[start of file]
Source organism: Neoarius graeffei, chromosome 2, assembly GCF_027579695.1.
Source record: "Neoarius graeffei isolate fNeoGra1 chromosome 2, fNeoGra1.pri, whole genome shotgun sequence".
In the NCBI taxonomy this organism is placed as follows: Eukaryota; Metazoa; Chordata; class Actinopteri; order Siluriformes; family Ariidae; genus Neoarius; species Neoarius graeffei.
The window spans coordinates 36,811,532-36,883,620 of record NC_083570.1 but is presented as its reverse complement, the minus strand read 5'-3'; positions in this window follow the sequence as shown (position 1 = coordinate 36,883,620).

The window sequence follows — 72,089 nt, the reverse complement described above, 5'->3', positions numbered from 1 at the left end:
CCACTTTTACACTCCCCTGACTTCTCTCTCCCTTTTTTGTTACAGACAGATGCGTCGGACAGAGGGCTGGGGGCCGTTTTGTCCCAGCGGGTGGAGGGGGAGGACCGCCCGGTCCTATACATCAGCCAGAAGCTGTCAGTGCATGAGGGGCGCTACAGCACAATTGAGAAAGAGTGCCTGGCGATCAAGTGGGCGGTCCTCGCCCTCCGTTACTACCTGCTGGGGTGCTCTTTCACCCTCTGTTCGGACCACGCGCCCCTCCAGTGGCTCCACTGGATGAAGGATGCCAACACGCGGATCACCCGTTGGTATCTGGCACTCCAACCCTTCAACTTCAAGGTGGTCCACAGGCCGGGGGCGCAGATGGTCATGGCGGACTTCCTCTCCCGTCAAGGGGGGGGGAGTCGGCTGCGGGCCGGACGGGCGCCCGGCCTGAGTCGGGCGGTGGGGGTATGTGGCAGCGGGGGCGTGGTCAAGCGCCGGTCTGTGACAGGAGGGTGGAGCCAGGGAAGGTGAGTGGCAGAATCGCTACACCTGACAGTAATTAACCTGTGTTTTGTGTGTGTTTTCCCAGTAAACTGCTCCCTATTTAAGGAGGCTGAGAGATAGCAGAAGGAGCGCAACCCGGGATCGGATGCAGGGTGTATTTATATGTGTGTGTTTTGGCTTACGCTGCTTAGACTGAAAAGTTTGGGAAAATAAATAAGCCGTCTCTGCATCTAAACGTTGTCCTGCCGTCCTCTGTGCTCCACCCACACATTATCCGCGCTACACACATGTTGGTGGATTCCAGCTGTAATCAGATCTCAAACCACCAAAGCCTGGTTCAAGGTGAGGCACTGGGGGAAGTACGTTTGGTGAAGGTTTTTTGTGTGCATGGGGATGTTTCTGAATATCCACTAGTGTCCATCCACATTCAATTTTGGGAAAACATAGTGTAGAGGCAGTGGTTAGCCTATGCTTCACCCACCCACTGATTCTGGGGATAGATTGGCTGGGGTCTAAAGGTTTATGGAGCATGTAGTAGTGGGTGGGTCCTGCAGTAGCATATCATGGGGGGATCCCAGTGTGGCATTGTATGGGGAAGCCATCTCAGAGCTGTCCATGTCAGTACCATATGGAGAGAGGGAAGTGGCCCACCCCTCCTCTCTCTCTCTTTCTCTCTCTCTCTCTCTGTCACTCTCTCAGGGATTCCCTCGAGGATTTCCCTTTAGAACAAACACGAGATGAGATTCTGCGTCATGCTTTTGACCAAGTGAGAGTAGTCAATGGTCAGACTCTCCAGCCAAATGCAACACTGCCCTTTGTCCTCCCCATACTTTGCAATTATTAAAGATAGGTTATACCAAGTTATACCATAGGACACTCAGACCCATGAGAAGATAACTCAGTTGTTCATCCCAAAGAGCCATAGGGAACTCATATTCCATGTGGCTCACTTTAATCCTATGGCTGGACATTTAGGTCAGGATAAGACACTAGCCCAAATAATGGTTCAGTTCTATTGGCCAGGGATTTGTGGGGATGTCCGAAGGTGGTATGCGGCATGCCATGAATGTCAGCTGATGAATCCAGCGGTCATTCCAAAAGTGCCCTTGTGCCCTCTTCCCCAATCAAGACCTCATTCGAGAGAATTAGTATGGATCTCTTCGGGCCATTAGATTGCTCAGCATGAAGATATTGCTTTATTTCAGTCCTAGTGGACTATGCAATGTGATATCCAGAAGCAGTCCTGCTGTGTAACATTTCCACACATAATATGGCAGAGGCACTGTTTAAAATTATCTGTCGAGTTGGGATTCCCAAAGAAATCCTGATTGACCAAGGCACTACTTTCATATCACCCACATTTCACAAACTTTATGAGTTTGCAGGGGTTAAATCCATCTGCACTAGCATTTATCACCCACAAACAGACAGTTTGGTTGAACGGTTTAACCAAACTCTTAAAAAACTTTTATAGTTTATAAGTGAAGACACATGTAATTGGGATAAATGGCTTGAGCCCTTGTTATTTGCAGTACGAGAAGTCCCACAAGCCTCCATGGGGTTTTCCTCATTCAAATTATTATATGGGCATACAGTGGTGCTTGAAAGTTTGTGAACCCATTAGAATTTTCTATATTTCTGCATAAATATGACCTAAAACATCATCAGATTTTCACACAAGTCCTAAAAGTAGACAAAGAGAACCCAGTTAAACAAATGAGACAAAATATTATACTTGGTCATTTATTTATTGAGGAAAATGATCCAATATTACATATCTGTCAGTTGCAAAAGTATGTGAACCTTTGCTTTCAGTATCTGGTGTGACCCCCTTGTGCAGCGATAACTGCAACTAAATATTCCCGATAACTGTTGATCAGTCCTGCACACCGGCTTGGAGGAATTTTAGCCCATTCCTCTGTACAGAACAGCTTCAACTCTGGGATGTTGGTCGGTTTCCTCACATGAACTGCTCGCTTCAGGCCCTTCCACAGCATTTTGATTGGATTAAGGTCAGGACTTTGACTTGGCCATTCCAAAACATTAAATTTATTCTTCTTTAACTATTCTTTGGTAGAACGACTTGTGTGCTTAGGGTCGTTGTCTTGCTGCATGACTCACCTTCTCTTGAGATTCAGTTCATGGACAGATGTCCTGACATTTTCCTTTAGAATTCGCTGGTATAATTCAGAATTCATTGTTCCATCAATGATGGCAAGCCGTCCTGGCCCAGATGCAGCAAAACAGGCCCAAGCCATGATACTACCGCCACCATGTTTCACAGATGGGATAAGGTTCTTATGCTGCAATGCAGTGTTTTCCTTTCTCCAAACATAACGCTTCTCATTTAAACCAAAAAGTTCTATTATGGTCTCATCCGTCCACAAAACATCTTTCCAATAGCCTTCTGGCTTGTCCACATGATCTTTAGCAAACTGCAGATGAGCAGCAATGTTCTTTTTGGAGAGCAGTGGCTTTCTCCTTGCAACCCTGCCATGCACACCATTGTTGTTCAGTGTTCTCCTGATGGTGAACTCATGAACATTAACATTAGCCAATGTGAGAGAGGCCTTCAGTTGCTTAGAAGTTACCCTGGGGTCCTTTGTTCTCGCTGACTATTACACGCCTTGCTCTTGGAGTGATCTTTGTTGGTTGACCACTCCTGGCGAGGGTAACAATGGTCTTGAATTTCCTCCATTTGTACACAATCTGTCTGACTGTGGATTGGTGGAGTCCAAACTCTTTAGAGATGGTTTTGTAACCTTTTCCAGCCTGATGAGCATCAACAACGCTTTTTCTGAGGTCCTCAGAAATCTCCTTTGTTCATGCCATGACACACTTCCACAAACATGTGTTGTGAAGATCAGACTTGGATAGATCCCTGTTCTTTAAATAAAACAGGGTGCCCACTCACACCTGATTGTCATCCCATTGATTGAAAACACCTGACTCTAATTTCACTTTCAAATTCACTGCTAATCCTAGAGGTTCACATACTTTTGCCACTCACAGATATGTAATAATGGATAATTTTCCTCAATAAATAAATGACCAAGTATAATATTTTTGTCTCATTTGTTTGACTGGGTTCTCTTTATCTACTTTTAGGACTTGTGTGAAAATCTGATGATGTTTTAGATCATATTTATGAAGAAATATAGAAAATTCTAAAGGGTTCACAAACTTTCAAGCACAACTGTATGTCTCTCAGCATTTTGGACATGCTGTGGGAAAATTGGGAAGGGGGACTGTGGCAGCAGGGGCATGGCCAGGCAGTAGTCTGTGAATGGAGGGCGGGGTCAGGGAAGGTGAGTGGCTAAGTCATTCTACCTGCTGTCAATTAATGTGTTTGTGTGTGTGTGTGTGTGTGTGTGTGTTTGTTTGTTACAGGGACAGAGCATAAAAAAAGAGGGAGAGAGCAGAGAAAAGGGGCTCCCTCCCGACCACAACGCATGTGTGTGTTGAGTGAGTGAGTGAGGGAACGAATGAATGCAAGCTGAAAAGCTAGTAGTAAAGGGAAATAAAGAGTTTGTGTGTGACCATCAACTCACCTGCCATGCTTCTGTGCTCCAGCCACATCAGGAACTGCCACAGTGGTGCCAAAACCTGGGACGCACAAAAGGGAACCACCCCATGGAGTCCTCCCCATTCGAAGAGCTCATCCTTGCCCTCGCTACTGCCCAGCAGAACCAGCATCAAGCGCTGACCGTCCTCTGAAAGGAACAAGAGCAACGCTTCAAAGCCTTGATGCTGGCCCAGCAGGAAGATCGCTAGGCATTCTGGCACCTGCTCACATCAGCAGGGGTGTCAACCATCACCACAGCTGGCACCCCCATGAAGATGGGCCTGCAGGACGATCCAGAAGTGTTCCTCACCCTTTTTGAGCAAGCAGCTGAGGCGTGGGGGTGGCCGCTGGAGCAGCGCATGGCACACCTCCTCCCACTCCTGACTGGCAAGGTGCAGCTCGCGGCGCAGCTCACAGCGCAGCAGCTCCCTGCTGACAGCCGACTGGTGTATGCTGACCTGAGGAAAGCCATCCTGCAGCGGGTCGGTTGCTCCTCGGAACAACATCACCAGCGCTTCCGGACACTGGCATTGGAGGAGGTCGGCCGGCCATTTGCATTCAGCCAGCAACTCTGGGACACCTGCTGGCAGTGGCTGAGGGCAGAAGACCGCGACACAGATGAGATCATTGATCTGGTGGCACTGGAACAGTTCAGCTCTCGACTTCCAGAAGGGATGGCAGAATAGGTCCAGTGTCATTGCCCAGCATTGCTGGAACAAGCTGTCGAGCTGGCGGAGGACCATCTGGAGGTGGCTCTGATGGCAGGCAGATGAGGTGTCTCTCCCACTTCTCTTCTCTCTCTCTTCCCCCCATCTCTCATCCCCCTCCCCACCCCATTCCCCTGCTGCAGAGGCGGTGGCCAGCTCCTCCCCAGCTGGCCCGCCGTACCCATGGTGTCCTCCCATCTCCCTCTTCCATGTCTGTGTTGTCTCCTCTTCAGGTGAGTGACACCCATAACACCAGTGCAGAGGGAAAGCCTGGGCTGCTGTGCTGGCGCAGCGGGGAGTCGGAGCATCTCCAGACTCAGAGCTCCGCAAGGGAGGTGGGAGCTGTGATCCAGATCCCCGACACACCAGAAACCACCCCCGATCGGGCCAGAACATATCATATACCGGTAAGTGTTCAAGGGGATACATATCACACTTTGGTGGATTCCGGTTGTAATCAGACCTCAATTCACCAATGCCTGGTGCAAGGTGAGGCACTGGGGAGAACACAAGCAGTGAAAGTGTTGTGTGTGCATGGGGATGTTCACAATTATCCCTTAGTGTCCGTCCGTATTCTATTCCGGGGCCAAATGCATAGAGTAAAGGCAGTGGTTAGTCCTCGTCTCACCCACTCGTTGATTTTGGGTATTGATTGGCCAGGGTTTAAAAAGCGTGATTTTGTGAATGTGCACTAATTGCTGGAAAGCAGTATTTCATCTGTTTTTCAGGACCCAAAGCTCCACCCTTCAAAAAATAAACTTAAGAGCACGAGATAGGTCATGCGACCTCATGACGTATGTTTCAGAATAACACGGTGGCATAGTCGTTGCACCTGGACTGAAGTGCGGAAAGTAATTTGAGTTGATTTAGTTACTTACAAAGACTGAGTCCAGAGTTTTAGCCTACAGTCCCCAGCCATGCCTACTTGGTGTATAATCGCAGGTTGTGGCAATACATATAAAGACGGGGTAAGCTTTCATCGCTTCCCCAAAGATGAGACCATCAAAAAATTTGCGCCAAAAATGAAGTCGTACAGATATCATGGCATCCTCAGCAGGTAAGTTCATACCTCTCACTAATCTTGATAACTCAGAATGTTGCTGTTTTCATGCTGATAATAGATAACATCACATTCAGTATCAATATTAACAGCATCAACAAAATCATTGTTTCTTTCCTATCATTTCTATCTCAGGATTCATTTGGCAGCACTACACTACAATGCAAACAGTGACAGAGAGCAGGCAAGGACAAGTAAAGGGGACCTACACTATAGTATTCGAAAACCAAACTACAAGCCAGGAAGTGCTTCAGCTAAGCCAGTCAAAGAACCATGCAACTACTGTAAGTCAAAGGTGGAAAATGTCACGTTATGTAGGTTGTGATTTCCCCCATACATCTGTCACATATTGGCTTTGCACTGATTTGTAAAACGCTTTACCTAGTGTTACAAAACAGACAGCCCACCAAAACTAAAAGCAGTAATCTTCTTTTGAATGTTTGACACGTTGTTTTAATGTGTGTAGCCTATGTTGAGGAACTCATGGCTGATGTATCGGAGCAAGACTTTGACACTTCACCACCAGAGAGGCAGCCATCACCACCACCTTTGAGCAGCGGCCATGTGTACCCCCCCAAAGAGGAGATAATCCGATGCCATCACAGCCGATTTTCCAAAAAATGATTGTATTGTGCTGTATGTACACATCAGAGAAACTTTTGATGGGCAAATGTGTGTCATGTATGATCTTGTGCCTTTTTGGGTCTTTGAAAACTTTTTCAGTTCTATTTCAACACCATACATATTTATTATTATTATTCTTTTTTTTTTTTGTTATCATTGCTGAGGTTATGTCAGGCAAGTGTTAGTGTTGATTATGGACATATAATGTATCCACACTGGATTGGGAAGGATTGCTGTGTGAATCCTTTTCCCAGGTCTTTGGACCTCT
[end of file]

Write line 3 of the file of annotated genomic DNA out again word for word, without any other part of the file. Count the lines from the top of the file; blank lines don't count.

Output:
In the NCBI taxonomy this organism is placed as follows: Eukaryota; Metazoa; Chordata; class Actinopteri; order Siluriformes; family Ariidae; genus Neoarius; species Neoarius graeffei.